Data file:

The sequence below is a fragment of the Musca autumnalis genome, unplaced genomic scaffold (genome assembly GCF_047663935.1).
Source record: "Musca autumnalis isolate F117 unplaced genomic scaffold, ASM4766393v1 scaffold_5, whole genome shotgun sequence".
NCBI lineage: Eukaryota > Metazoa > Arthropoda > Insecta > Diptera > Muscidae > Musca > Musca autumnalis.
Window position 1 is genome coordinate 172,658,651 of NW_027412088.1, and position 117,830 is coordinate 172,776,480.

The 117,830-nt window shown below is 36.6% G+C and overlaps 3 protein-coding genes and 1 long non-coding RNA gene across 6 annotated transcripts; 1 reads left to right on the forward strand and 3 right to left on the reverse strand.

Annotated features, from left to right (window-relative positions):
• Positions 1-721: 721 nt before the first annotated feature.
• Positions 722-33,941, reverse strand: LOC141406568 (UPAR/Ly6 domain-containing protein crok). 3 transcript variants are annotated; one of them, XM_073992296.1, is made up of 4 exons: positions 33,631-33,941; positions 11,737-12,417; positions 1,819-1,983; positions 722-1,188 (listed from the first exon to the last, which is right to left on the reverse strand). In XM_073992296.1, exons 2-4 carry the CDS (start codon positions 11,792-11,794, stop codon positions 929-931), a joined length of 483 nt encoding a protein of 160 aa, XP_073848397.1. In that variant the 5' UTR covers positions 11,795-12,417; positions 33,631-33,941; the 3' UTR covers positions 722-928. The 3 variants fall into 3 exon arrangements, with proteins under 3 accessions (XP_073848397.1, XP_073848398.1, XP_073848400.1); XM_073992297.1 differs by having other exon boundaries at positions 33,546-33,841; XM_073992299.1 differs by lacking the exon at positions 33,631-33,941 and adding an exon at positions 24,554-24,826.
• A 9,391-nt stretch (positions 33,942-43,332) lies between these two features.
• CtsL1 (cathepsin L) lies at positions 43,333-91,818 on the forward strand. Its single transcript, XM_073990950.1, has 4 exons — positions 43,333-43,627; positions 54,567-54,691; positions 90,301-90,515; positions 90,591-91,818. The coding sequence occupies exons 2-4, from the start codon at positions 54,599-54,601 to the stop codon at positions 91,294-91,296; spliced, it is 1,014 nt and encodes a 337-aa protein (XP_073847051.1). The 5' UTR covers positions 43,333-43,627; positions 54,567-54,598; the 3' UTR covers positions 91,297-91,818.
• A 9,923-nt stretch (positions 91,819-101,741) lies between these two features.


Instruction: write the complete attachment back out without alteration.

The sequence below is a fragment of the Musca autumnalis genome, unplaced genomic scaffold (genome assembly GCF_047663935.1).
Source record: "Musca autumnalis isolate F117 unplaced genomic scaffold, ASM4766393v1 scaffold_5, whole genome shotgun sequence".
NCBI lineage: Eukaryota > Metazoa > Arthropoda > Insecta > Diptera > Muscidae > Musca > Musca autumnalis.
Window position 1 is genome coordinate 172,658,651 of NW_027412088.1, and position 117,830 is coordinate 172,776,480.

The 117,830-nt window shown below is 36.6% G+C and overlaps 3 protein-coding genes and 1 long non-coding RNA gene across 6 annotated transcripts; 1 reads left to right on the forward strand and 3 right to left on the reverse strand.

Annotated features, from left to right (window-relative positions):
• Positions 1-721: 721 nt before the first annotated feature.
• Positions 722-33,941, reverse strand: LOC141406568 (UPAR/Ly6 domain-containing protein crok). 3 transcript variants are annotated; one of them, XM_073992296.1, is made up of 4 exons: positions 33,631-33,941; positions 11,737-12,417; positions 1,819-1,983; positions 722-1,188 (listed from the first exon to the last, which is right to left on the reverse strand). In XM_073992296.1, exons 2-4 carry the CDS (start codon positions 11,792-11,794, stop codon positions 929-931), a joined length of 483 nt encoding a protein of 160 aa, XP_073848397.1. In that variant the 5' UTR covers positions 11,795-12,417; positions 33,631-33,941; the 3' UTR covers positions 722-928. The 3 variants fall into 3 exon arrangements, with proteins under 3 accessions (XP_073848397.1, XP_073848398.1, XP_073848400.1); XM_073992297.1 differs by having other exon boundaries at positions 33,546-33,841; XM_073992299.1 differs by lacking the exon at positions 33,631-33,941 and adding an exon at positions 24,554-24,826.
• A 9,391-nt stretch (positions 33,942-43,332) lies between these two features.
• CtsL1 (cathepsin L) lies at positions 43,333-91,818 on the forward strand. Its single transcript, XM_073990950.1, has 4 exons — positions 43,333-43,627; positions 54,567-54,691; positions 90,301-90,515; positions 90,591-91,818. The coding sequence occupies exons 2-4, from the start codon at positions 54,599-54,601 to the stop codon at positions 91,294-91,296; spliced, it is 1,014 nt and encodes a 337-aa protein (XP_073847051.1). The 5' UTR covers positions 43,333-43,627; positions 54,567-54,598; the 3' UTR covers positions 91,297-91,818.
• A 9,923-nt stretch (positions 91,819-101,741) lies between these two features.